Sony facing lawsuit for ‘deceptive marketing’ of Killzone: Shadow Fall
Sony Computer Entertainment America has come under legal fire due to alleged “deceptive marketing” of Killzone Shadow Fall. The accusation specifies sub-1080p visuals in the game’s multiplayer despite advertisements claiming otherwise.
As Polygon reports, the suit comes from California citizen Douglas Ladore in Northern District California court, stating Sony “used a technological shortcut that was supposed to provide ‘subjectively similar’ results.”
Eurogamer found that Shadow Fall’s multiplayer does indeed run at 960x1080—a far cry from 1920x1080—and makes use of a “high-quality temporal upscale.”
Producer Poria Torkan of Guerrilla Games took to the game’s site to clarify this visual upscale: “In both [single-player] and [multiplayer], Killzone Shadow Fall outputs a full, unscaled 1080p image at up to 60 FPS. Native is often used to indicate images that are not scaled; it is native by that definition,” he said.
Torkan went on to address the visuals unique to the game’s multiplayer.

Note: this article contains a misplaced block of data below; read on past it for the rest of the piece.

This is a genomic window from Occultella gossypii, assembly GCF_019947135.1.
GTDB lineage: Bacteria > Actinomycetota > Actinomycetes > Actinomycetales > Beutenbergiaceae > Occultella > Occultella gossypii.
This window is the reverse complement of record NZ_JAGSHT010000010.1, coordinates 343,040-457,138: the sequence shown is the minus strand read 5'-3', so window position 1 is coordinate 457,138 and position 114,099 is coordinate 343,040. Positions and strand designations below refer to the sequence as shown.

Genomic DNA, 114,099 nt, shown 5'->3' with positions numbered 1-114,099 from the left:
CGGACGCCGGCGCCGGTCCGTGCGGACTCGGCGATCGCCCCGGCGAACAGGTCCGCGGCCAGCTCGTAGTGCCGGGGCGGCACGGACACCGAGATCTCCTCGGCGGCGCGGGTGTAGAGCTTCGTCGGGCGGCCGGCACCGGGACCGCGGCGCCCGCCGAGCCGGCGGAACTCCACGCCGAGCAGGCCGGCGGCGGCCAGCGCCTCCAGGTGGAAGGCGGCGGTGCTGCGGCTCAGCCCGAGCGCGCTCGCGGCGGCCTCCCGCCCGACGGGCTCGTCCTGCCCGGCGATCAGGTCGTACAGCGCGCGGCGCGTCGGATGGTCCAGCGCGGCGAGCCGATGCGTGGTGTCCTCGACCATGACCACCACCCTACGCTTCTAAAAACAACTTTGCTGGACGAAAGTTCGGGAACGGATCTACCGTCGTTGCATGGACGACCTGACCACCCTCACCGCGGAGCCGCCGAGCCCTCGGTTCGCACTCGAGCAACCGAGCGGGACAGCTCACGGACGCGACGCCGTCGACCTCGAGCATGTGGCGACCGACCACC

“In multiplayer mode, however, we use a technique called ‘temporal reprojection,’ which combines pixels and motion vectors from multiple lower-resolution frames to reconstruct a full 1080p image. If native means that every part of the pipeline is 1080p then this technique is not native.”
He also explains how those visuals differ from a standard visual upscale.
“When up-scaling an image from one resolution to another, new pixels are added by stretching the image in X/Y dimension,” Torkan added. “The values of the new pixels are picked to lie in between the current values of the pixels. This gives a bigger, but slightly blurrier picture.
“Temporal reprojection is a technique that tracks the position of pixels over time and predicts where they will be in [the] future. These ‘history pixels’ are combined with freshly rendered pixels to form a higher-resolution new frame. This is what Killzone Shadow Fall uses in multiplayer.”
Ladore and law firm Edelson PC argue that temporal reprojection does not qualify as “the ‘native 1080p’ that Sony promised,” hence their claims of false advertisement and negligent misrepresentation. The suit seeks over $5 million on multiple charges.
And you thought you were finicky about graphics.